aggregation was studied with a Myrenne Aggregometer
(Myrenne GmGH, Roetgen, Germany) [6]. RBC morphology was examined by optical microscopy, and RBC
deformability was assessed using the Cell Transit Analyzer [7]. RBC agglutination was examined semiquantitatively by incubation of PEG-treated and control
RBC with serial dilutions of anti-A, anti-B, and anti-D
specific blood grouping reagents (Dade, Baxter Diagnostics Inc., FL) in a 96-well plate.
The viscosity of RBC in plasma at 40% hematocrit as
a function of shear rate is shown in Figure 1. The curve
for untreated, control RBC demonstrates the wellestablished shear-dependent decrease in viscosity: At
low shear the viscosity is markedly elevated due to RBC
aggregation, while with each stepwise increase in shear,
the viscosity decreases due to the disruption of RBC
aggregates [8]. RBC treated with mPEG showed a much
reduced low shear viscosity (75% less than control). By
comparison, P188 at 5 mg/ml was less effective, reducing the low shear viscosity by approximately 30%. RBC
aggregation measured by the Myrenne aggregometer (M
mode) was reduced by 93 ± 8% after mPEG-treatment
compared to 33 ± 9% for 5 mg/ml P188 (mean ± sd).
Microscopic examination of RBC in autologous plasma
showed that >98% of RBC remained as biconcave discocytes after mPEG-C3N3Cl2 treatment. The only observable microscopic difference between mPEG-coated
and control RBC was the absence of rouleaux formation.
No change in RBC deformability was detected with the
Cell Transit Analyzer.
RBC agglutination by anti-D (Rh0) was completely
prevented by mPEG treatment (three Rh+ donors), while
an up to 8-fold increase was observed in the titre required
to induce visible agglutination by anti-A and anti-B antibody.
The use of reactive PEG intermediates has recently
been widely applied to modify synthetic surfaces, pro-
Fig. 1. Viscosity of reconstituted blood as a function of
shear rate at 40% hematocrit and at 25°C. Control RBC
(—h—), RBC with poloxamer 188 (- - -✕- - -) added to the
plasma at 5 mg/ml, mPEG-coated RBC (—j—). Data are
mean ± sd for 5 donors.
teins, liposomes, and drugs [9,10]. The PEG coating of
these substances (‘‘PEGylation’’) has enabled prolonged
circulatory times [9], increased biocompatibility [10],
and reduced immunogenicity [9]. However, most PEGylation techniques require highly non-physiological conditions and, thus, there are few previous studies investigating the direct bonding of PEG to living cells.
The method presented here provides a simple means to
coat RBC surfaces with PEG under mild, near-physiological conditions with no apparent adverse effects on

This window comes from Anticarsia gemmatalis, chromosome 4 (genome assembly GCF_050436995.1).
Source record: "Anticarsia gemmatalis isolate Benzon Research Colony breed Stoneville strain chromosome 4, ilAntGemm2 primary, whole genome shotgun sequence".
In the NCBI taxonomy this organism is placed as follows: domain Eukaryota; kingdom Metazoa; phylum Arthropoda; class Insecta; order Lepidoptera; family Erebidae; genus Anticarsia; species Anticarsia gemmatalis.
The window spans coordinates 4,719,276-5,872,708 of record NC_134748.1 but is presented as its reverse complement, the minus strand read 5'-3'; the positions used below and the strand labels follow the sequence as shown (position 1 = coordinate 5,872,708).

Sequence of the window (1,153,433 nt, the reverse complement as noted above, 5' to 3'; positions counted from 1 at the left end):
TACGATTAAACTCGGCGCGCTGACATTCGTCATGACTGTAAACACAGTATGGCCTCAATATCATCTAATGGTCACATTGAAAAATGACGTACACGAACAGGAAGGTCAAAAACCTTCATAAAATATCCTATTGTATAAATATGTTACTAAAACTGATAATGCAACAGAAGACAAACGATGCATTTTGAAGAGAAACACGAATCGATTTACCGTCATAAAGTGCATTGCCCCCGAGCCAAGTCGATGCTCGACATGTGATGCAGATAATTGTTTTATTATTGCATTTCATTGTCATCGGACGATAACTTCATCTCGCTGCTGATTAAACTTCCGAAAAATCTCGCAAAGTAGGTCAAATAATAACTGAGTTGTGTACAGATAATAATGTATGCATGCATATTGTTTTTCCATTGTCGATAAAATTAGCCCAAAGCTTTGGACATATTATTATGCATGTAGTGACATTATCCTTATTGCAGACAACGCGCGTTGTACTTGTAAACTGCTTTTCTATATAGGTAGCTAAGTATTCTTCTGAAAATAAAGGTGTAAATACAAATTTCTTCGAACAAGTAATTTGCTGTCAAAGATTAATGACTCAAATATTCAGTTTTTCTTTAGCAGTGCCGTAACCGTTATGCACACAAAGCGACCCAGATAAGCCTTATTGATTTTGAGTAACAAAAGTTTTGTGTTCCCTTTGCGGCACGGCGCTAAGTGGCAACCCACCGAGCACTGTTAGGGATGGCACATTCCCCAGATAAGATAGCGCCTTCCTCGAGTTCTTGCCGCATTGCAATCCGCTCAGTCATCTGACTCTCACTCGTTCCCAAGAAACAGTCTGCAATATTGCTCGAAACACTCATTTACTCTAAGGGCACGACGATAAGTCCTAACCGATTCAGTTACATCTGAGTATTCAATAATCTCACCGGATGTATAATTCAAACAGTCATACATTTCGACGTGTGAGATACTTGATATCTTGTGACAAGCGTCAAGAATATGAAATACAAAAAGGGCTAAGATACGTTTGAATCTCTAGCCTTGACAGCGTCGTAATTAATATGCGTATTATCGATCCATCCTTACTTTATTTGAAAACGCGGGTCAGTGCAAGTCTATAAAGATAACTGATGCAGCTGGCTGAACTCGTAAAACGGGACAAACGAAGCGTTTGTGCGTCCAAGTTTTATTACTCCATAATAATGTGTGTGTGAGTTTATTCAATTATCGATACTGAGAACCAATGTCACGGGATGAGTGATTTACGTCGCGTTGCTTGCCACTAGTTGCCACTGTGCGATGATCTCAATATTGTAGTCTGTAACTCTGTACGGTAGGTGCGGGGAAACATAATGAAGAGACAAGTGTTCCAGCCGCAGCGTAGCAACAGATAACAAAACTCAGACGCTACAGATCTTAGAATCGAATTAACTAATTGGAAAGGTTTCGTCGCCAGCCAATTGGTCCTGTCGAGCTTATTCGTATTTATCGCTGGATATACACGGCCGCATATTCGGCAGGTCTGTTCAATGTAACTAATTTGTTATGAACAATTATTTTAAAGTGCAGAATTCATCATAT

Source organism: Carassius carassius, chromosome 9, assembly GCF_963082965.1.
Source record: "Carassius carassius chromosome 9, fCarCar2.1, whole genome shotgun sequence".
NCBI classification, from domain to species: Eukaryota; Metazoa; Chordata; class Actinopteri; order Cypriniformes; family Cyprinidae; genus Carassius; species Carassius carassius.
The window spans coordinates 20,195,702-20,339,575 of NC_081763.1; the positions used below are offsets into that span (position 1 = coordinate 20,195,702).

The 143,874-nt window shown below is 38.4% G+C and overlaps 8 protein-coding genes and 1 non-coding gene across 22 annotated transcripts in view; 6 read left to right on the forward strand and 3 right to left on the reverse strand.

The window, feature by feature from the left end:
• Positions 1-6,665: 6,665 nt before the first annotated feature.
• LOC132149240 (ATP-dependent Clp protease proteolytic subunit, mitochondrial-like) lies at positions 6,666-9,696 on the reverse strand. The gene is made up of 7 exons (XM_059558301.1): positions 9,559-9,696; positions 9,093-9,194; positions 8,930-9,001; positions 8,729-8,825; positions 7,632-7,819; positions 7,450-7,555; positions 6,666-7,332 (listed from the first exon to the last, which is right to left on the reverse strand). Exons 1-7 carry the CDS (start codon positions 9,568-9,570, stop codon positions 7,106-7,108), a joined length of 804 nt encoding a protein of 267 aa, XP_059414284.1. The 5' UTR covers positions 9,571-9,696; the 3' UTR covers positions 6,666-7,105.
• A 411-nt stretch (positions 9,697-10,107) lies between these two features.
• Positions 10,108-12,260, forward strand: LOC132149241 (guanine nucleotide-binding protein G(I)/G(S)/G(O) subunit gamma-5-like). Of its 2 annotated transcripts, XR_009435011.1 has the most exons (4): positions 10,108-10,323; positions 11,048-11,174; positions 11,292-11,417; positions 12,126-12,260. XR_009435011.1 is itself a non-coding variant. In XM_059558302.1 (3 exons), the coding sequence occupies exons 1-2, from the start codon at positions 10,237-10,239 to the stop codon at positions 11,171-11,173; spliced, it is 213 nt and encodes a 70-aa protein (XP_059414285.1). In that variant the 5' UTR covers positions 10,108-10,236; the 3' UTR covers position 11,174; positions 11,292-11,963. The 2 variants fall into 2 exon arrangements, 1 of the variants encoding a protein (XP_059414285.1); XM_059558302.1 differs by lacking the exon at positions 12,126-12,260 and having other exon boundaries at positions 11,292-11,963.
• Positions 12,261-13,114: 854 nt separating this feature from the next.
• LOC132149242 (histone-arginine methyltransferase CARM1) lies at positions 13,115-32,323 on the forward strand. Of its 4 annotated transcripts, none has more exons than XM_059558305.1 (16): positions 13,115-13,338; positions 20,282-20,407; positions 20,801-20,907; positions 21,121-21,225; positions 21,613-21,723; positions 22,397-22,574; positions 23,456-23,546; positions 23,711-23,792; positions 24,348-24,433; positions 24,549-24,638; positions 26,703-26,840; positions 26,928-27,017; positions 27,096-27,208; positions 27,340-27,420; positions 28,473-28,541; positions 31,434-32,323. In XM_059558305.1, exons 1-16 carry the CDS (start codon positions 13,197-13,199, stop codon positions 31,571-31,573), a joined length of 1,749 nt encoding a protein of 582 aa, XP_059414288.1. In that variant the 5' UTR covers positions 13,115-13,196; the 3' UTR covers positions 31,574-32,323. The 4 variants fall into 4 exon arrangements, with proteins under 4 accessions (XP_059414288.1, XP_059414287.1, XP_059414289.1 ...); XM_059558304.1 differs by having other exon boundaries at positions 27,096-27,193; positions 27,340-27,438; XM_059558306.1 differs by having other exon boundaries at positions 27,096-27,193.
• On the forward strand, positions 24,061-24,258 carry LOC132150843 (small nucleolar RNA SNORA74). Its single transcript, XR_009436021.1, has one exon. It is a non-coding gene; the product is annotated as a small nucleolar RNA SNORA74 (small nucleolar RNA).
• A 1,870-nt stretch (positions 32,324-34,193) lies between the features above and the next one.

RBC morphology or deformability. The treatment reduced RBC aggregation and blood viscosity more effectively than P188, the most potent inhibitor of RBC aggregation currently in clinical use, and may thus have
potential applications for the treatment of ischemic vascular disorders, notably myocardial infarction and vasoocclusive crisis in sickle cell disease. A propitious application would be for resuscitation after hemorrhagic
shock. P188 has been shown to reduce mortality after
acute hemorrhage and retransfusion in rabbits [11].
Given that transfusion is required, the use of PEG-treated
RBC would not only restore oxygen-carrying capacity,
but the reduction of low shear viscosity should help to
improve blood flow in underperfused tissues.
PEGylation of the RBC surface also inhibited agglutination by antibodies against blood group antigens; partially for A and B and completely for Rh (anti-D). This
result has been independently confirmed in other recent
studies [12,13] in which several other blood group antigens
were also found to be masked. Inhibition of antibody
binding by PEG-coating the RBC prior to transfusion could
theoretically prolong the survival of transfused erythrocytes in patients with existing alloantibodies, or reduce
the incidence of alloimmunization in multiply-transfused
patients. While increased RBC survival alone would be
Armstrong et al.
beneficial for various kinds of chronic anemia, the combination of reduced blood viscosity and enhanced RBC
survival could be especially advantageous for the treatment of patients with sickle cell disease, in whom ischemia rather than anemia is the primary cause of morbidity.
The technical assistance of Rosalinda B. Wenby is
gratefully acknowledged. This work was supported by
NIH research grants HL15722 and HL48484.